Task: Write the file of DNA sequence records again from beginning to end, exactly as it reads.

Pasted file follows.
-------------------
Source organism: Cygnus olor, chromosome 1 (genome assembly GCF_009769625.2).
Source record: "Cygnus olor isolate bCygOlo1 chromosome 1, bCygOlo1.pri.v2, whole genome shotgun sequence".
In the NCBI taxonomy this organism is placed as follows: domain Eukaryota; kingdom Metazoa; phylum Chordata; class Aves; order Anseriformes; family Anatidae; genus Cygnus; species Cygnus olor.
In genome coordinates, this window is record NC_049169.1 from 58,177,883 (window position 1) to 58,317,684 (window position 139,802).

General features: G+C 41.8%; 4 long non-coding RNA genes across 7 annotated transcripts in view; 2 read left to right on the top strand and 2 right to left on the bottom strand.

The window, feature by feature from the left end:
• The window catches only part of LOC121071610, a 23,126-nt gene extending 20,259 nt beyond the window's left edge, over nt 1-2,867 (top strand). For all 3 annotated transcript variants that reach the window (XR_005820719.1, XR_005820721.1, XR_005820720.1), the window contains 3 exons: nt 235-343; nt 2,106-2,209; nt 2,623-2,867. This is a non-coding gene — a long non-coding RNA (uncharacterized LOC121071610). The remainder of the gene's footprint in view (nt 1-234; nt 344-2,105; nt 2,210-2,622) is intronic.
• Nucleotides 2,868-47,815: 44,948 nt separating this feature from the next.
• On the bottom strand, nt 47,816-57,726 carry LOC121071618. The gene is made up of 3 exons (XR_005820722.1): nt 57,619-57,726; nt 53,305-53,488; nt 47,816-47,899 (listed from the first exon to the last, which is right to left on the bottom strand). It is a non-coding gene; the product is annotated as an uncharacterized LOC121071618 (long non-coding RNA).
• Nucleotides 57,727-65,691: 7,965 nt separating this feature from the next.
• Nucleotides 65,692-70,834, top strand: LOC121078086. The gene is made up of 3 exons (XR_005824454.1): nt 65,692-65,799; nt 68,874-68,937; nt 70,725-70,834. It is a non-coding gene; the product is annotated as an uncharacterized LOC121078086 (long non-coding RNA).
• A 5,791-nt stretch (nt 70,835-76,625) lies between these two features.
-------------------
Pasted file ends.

Source organism: Cygnus olor, chromosome 1 (genome assembly GCF_009769625.2).
Source record: "Cygnus olor isolate bCygOlo1 chromosome 1, bCygOlo1.pri.v2, whole genome shotgun sequence".
In the NCBI taxonomy this organism is placed as follows: domain Eukaryota; kingdom Metazoa; phylum Chordata; class Aves; order Anseriformes; family Anatidae; genus Cygnus; species Cygnus olor.
In genome coordinates, this window is record NC_049169.1 from 58,177,883 (window position 1) to 58,317,684 (window position 139,802).

General features: G+C 41.8%; 4 long non-coding RNA genes across 7 annotated transcripts in view; 2 read left to right on the top strand and 2 right to left on the bottom strand.

The window, feature by feature from the left end:
• The window catches only part of LOC121071610, a 23,126-nt gene extending 20,259 nt beyond the window's left edge, over nt 1-2,867 (top strand). For all 3 annotated transcript variants that reach the window (XR_005820719.1, XR_005820721.1, XR_005820720.1), the window contains 3 exons: nt 235-343; nt 2,106-2,209; nt 2,623-2,867. This is a non-coding gene — a long non-coding RNA (uncharacterized LOC121071610). The remainder of the gene's footprint in view (nt 1-234; nt 344-2,105; nt 2,210-2,622) is intronic.
• Nucleotides 2,868-47,815: 44,948 nt separating this feature from the next.
• On the bottom strand, nt 47,816-57,726 carry LOC121071618. The gene is made up of 3 exons (XR_005820722.1): nt 57,619-57,726; nt 53,305-53,488; nt 47,816-47,899 (listed from the first exon to the last, which is right to left on the bottom strand). It is a non-coding gene; the product is annotated as an uncharacterized LOC121071618 (long non-coding RNA).
• Nucleotides 57,727-65,691: 7,965 nt separating this feature from the next.
• Nucleotides 65,692-70,834, top strand: LOC121078086. The gene is made up of 3 exons (XR_005824454.1): nt 65,692-65,799; nt 68,874-68,937; nt 70,725-70,834. It is a non-coding gene; the product is annotated as an uncharacterized LOC121078086 (long non-coding RNA).
• A 5,791-nt stretch (nt 70,835-76,625) lies between these two features.